By Executive Director Ralph Rosenberg
Yesterday, the Des Moines Water Works Board of Trustees voted unanimously to pursue a lawsuit against the Board of Supervisors in Sac, Buena Vista and Calhoun counties in their role as governing authority for 10 drainage districts that are discharging pollution into the Raccoon River, threatening Des Moines’ drinking water. This decision comes at the expiration of the issuance of a mandatory 60 day notice of intent to sue and unsuccessful efforts to address the issue under the current voluntary strategy.
Des Moines Waterworks (DMWW) has legitimate concerns about the operations of the drainage districts in the three counties in northern Iowa named in the lawsuit. These drainage districts contribute to high nitrate concentrations in the Raccoon River which create a significant treatment challenge for DMWW to provide safe drinking water to their customers. We share DMWW’s concern about the lack of urgency and measurable progress to reduce the nitrate pollution these drainage districts are sending downstream.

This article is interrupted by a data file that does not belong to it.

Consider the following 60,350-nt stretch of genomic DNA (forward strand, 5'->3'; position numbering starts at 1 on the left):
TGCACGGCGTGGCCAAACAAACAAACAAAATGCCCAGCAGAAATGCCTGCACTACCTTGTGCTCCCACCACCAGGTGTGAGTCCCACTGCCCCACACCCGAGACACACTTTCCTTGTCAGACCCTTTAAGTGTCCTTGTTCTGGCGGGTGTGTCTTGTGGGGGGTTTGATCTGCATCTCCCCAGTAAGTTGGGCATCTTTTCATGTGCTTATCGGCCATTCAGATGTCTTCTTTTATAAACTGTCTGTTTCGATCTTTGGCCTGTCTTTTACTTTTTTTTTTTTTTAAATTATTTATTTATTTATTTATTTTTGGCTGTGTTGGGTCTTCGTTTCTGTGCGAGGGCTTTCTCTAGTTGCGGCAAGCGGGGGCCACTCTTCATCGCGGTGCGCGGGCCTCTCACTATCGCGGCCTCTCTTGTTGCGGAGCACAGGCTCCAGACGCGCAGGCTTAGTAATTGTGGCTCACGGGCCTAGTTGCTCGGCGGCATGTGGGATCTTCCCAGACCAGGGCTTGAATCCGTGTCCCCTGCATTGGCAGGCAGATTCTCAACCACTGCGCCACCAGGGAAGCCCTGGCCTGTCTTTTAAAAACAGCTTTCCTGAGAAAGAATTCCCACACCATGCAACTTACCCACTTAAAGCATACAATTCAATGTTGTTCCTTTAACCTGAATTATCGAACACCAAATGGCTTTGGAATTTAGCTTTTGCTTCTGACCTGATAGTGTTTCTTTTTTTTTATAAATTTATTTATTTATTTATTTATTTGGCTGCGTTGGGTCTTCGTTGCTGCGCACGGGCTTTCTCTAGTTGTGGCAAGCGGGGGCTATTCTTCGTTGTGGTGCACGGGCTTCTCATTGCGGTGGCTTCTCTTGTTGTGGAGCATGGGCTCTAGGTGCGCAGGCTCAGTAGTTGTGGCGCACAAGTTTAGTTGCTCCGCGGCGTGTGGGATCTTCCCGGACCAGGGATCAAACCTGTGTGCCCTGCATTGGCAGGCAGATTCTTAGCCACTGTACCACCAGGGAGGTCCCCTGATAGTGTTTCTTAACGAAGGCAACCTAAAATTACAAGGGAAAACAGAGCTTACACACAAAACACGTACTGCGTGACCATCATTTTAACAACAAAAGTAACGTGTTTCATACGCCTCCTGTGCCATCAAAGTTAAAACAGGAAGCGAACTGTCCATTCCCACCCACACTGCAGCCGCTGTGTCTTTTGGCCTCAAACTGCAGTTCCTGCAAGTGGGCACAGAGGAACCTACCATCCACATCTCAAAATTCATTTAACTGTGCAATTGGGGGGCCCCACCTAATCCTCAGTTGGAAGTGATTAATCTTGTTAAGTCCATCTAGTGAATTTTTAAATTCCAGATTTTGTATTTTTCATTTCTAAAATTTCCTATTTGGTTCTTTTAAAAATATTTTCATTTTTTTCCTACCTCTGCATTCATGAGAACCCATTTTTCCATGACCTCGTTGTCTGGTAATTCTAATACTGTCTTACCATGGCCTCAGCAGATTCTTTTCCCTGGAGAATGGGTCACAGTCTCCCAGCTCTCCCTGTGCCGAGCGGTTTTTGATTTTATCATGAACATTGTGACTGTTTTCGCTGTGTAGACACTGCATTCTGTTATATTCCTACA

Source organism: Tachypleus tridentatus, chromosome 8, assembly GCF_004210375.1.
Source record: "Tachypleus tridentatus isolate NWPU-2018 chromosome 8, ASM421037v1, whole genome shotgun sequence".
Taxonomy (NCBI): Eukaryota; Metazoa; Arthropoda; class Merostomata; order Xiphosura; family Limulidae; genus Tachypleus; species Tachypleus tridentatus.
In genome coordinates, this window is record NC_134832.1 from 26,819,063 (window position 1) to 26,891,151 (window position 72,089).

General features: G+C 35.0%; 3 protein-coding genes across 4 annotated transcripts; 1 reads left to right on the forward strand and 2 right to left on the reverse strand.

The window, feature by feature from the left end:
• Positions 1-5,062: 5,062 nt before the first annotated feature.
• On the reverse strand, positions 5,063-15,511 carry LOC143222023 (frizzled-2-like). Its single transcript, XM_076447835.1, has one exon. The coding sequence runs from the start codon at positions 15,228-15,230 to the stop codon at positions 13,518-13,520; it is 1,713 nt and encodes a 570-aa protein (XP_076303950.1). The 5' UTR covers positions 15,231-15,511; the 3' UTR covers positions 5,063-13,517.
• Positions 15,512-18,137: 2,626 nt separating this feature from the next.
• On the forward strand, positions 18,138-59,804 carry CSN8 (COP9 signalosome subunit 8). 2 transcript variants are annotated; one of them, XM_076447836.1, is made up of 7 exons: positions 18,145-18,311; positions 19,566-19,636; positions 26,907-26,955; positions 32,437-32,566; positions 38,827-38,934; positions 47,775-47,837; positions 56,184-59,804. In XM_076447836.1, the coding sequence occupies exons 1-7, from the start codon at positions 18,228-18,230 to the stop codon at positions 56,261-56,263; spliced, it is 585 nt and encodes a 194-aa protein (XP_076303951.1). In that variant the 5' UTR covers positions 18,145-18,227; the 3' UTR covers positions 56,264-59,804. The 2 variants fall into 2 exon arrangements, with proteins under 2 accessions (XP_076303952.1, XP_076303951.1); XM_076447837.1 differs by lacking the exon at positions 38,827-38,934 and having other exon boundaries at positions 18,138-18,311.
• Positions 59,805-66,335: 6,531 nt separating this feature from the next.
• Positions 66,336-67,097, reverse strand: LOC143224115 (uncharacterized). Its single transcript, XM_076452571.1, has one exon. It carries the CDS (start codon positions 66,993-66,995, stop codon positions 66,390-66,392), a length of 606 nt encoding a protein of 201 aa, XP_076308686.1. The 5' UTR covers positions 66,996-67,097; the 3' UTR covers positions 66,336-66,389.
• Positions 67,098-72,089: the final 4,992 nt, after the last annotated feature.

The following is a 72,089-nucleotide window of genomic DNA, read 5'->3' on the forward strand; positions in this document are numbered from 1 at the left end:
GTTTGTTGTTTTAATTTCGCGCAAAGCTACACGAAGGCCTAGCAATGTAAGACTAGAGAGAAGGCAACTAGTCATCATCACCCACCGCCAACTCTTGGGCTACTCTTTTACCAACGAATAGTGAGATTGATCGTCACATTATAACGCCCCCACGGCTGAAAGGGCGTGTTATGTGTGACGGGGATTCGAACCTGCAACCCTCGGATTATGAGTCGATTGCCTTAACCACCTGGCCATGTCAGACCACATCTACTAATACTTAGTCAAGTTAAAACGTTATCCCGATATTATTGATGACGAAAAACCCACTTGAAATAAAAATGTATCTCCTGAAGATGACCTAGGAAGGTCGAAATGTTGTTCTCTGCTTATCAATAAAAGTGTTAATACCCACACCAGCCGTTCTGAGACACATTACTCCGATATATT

A Des Moines Register poll conducted last month found 63 percent of Iowans believe DMWW should pursue a lawsuit against drainage districts in northwest Iowa. It’s clear that Iowans want to see increased action on achieving measurably cleaner water in the state, and the lawsuit raises important questions about the effectiveness of Iowa’s Nutrient Reduction Strategy in achieving measurably cleaner water.
For the past two years, the Council has called for improvements to strengthen the all-voluntary strategy to address Iowans’ concerns about the lack of local goals, timelines with benchmarks, consistent water quality testing and assessment to gauge progress, and sustainable funding for implementation. Perhaps DMWW would not have found it necessary to file suit against the three counties in northern Iowa had the state’s leaders taken meaningful action to address these concerns.
While the lawsuit works its way through the courts, we will continue to call for these improvements, and work collaboratively with elected officials, agricultural groups, individual farmers and landowners, environmental groups and other diverse stakeholders to ensure Iowa’s water quality is improving.